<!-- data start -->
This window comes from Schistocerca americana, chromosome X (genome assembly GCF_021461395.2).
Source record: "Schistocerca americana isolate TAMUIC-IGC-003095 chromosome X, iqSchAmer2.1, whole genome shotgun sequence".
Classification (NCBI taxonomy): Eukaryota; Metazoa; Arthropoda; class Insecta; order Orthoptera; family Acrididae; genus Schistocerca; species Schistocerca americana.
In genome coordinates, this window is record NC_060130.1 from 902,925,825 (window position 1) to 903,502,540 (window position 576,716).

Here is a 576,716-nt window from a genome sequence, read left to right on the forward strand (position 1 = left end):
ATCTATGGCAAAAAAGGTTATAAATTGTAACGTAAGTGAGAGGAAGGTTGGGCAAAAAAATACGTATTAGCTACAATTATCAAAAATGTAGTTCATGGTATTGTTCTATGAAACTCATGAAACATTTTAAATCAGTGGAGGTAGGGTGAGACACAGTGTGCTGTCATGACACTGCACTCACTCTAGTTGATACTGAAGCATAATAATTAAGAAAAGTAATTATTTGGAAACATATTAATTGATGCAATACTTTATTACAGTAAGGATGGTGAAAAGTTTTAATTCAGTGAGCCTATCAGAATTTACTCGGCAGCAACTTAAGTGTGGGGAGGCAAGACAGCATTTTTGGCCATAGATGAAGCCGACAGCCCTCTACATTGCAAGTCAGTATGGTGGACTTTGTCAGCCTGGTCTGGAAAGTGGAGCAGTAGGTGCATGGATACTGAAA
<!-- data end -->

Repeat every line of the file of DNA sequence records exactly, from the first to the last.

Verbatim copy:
This window comes from Schistocerca americana, chromosome X (genome assembly GCF_021461395.2).
Source record: "Schistocerca americana isolate TAMUIC-IGC-003095 chromosome X, iqSchAmer2.1, whole genome shotgun sequence".
Classification (NCBI taxonomy): Eukaryota; Metazoa; Arthropoda; class Insecta; order Orthoptera; family Acrididae; genus Schistocerca; species Schistocerca americana.
In genome coordinates, this window is record NC_060130.1 from 902,925,825 (window position 1) to 903,502,540 (window position 576,716).

Here is a 576,716-nt window from a genome sequence, read left to right on the forward strand (position 1 = left end):
ATCTATGGCAAAAAAGGTTATAAATTGTAACGTAAGTGAGAGGAAGGTTGGGCAAAAAAATACGTATTAGCTACAATTATCAAAAATGTAGTTCATGGTATTGTTCTATGAAACTCATGAAACATTTTAAATCAGTGGAGGTAGGGTGAGACACAGTGTGCTGTCATGACACTGCACTCACTCTAGTTGATACTGAAGCATAATAATTAAGAAAAGTAATTATTTGGAAACATATTAATTGATGCAATACTTTATTACAGTAAGGATGGTGAAAAGTTTTAATTCAGTGAGCCTATCAGAATTTACTCGGCAGCAACTTAAGTGTGGGGAGGCAAGACAGCATTTTTGGCCATAGATGAAGCCGACAGCCCTCTACATTGCAAGTCAGTATGGTGGACTTTGTCAGCCTGGTCTGGAAAGTGGAGCAGTAGGTGCATGGATACTGAAA